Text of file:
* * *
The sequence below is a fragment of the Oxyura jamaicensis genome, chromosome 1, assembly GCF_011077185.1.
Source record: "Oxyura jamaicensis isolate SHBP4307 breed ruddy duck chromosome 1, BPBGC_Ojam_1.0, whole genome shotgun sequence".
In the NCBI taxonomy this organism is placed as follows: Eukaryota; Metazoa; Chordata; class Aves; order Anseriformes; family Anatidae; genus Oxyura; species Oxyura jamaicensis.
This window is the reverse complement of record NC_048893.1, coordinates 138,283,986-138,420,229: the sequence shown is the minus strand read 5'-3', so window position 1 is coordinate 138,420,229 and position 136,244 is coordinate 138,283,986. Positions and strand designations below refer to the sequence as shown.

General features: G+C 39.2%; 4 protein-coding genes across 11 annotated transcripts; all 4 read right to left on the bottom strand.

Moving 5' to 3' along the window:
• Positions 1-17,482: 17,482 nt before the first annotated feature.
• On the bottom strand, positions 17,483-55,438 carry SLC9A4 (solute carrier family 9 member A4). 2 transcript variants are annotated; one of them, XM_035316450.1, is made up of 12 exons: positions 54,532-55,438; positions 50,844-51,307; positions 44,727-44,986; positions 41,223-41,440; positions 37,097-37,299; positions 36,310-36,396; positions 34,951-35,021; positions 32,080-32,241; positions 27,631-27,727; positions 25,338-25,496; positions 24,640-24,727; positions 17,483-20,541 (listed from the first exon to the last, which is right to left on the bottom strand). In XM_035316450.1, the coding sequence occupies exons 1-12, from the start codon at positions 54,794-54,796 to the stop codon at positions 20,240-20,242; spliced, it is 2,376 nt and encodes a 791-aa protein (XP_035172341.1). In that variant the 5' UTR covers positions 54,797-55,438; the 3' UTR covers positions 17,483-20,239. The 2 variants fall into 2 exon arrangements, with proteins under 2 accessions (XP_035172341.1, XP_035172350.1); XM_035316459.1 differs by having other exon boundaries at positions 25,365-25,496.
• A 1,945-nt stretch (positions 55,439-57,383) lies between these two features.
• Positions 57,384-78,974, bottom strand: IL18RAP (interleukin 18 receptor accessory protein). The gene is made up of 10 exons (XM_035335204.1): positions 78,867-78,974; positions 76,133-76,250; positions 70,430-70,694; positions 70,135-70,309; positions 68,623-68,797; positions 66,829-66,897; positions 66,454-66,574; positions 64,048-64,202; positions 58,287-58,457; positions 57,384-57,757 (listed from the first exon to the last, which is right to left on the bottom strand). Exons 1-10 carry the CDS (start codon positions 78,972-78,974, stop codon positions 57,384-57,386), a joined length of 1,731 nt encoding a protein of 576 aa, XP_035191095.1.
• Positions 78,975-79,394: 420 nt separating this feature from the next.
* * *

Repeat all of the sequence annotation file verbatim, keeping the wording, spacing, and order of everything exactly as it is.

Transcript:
The sequence below is a fragment of the Oxyura jamaicensis genome, chromosome 1, assembly GCF_011077185.1.
Source record: "Oxyura jamaicensis isolate SHBP4307 breed ruddy duck chromosome 1, BPBGC_Ojam_1.0, whole genome shotgun sequence".
In the NCBI taxonomy this organism is placed as follows: Eukaryota; Metazoa; Chordata; class Aves; order Anseriformes; family Anatidae; genus Oxyura; species Oxyura jamaicensis.
This window is the reverse complement of record NC_048893.1, coordinates 138,283,986-138,420,229: the sequence shown is the minus strand read 5'-3', so window position 1 is coordinate 138,420,229 and position 136,244 is coordinate 138,283,986. Positions and strand designations below refer to the sequence as shown.

General features: G+C 39.2%; 4 protein-coding genes across 11 annotated transcripts; all 4 read right to left on the bottom strand.

Moving 5' to 3' along the window:
• Positions 1-17,482: 17,482 nt before the first annotated feature.
• On the bottom strand, positions 17,483-55,438 carry SLC9A4 (solute carrier family 9 member A4). 2 transcript variants are annotated; one of them, XM_035316450.1, is made up of 12 exons: positions 54,532-55,438; positions 50,844-51,307; positions 44,727-44,986; positions 41,223-41,440; positions 37,097-37,299; positions 36,310-36,396; positions 34,951-35,021; positions 32,080-32,241; positions 27,631-27,727; positions 25,338-25,496; positions 24,640-24,727; positions 17,483-20,541 (listed from the first exon to the last, which is right to left on the bottom strand). In XM_035316450.1, the coding sequence occupies exons 1-12, from the start codon at positions 54,794-54,796 to the stop codon at positions 20,240-20,242; spliced, it is 2,376 nt and encodes a 791-aa protein (XP_035172341.1). In that variant the 5' UTR covers positions 54,797-55,438; the 3' UTR covers positions 17,483-20,239. The 2 variants fall into 2 exon arrangements, with proteins under 2 accessions (XP_035172341.1, XP_035172350.1); XM_035316459.1 differs by having other exon boundaries at positions 25,365-25,496.
• A 1,945-nt stretch (positions 55,439-57,383) lies between these two features.
• Positions 57,384-78,974, bottom strand: IL18RAP (interleukin 18 receptor accessory protein). The gene is made up of 10 exons (XM_035335204.1): positions 78,867-78,974; positions 76,133-76,250; positions 70,430-70,694; positions 70,135-70,309; positions 68,623-68,797; positions 66,829-66,897; positions 66,454-66,574; positions 64,048-64,202; positions 58,287-58,457; positions 57,384-57,757 (listed from the first exon to the last, which is right to left on the bottom strand). Exons 1-10 carry the CDS (start codon positions 78,972-78,974, stop codon positions 57,384-57,386), a joined length of 1,731 nt encoding a protein of 576 aa, XP_035191095.1.
• Positions 78,975-79,394: 420 nt separating this feature from the next.